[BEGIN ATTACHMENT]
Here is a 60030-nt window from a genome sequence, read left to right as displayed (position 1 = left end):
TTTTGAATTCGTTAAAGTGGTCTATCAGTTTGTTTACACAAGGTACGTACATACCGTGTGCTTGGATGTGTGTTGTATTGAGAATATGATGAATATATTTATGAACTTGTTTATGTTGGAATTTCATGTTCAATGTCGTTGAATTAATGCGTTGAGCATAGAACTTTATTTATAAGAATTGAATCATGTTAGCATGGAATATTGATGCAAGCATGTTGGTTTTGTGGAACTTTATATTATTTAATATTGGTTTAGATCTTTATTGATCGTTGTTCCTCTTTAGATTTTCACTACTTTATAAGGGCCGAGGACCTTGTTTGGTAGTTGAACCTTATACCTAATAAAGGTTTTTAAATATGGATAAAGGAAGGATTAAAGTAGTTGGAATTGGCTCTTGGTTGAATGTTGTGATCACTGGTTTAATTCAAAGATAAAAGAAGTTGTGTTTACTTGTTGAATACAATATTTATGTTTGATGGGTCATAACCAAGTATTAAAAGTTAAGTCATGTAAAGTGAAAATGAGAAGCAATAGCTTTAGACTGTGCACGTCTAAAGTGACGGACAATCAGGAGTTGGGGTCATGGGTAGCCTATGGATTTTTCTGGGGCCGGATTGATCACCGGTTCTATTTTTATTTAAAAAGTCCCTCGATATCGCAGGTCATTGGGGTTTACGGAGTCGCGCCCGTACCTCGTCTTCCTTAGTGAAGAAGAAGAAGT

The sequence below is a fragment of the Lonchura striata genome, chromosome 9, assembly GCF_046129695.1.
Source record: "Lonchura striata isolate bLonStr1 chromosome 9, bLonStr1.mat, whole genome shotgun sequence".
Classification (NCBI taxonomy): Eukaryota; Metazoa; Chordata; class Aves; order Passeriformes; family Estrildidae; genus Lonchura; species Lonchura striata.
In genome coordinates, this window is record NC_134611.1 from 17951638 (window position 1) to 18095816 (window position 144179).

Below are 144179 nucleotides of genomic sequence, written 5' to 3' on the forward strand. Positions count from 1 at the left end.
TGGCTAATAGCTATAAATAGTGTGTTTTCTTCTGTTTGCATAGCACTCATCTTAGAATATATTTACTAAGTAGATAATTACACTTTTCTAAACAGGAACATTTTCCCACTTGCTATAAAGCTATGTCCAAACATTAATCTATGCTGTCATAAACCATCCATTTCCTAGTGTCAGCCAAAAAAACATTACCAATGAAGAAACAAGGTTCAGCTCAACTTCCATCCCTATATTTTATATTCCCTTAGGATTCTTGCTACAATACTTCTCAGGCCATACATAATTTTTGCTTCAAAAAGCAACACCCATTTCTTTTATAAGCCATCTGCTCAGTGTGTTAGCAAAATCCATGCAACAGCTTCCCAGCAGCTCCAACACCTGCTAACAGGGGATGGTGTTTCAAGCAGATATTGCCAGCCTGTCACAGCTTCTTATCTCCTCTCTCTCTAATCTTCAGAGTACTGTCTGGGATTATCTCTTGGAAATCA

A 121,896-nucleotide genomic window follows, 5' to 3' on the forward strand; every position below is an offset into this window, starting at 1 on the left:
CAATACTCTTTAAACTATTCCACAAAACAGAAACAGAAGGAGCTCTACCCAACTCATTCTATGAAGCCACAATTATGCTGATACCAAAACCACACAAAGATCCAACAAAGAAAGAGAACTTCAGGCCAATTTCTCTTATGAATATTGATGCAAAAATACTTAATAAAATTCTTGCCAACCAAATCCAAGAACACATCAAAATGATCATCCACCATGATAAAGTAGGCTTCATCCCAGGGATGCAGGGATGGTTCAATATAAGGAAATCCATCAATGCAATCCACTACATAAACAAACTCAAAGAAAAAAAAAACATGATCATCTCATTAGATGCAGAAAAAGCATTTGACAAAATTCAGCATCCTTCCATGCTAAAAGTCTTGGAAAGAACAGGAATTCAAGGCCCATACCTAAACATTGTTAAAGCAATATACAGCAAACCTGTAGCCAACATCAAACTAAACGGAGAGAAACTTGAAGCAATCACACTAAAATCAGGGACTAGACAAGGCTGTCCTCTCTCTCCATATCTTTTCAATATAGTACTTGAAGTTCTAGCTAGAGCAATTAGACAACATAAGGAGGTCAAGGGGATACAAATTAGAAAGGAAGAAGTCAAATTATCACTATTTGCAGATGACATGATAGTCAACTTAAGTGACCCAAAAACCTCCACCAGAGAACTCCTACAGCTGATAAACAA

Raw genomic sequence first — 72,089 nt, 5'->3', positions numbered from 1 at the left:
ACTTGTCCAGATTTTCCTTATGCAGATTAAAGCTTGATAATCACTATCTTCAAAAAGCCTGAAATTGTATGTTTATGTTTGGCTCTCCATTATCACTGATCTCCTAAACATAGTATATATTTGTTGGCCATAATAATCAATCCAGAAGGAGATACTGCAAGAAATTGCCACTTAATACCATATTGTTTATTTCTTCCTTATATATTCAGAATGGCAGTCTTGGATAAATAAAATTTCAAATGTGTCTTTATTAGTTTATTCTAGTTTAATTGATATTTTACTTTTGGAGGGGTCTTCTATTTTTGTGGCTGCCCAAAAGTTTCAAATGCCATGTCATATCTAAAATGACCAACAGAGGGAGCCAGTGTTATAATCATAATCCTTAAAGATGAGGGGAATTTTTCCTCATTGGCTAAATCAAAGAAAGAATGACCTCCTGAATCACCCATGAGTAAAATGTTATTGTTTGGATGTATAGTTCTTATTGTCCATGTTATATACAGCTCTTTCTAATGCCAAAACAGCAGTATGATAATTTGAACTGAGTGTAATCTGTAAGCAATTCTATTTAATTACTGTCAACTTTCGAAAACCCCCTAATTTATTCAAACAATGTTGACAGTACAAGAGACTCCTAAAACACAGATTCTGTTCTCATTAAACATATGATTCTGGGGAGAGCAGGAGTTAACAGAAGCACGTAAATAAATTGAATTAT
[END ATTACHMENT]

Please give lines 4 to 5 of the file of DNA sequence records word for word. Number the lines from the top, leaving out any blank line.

Source record: "Lonchura striata isolate bLonStr1 chromosome 9, bLonStr1.mat, whole genome shotgun sequence".
Classification (NCBI taxonomy): Eukaryota; Metazoa; Chordata; class Aves; order Passeriformes; family Estrildidae; genus Lonchura; species Lonchura striata.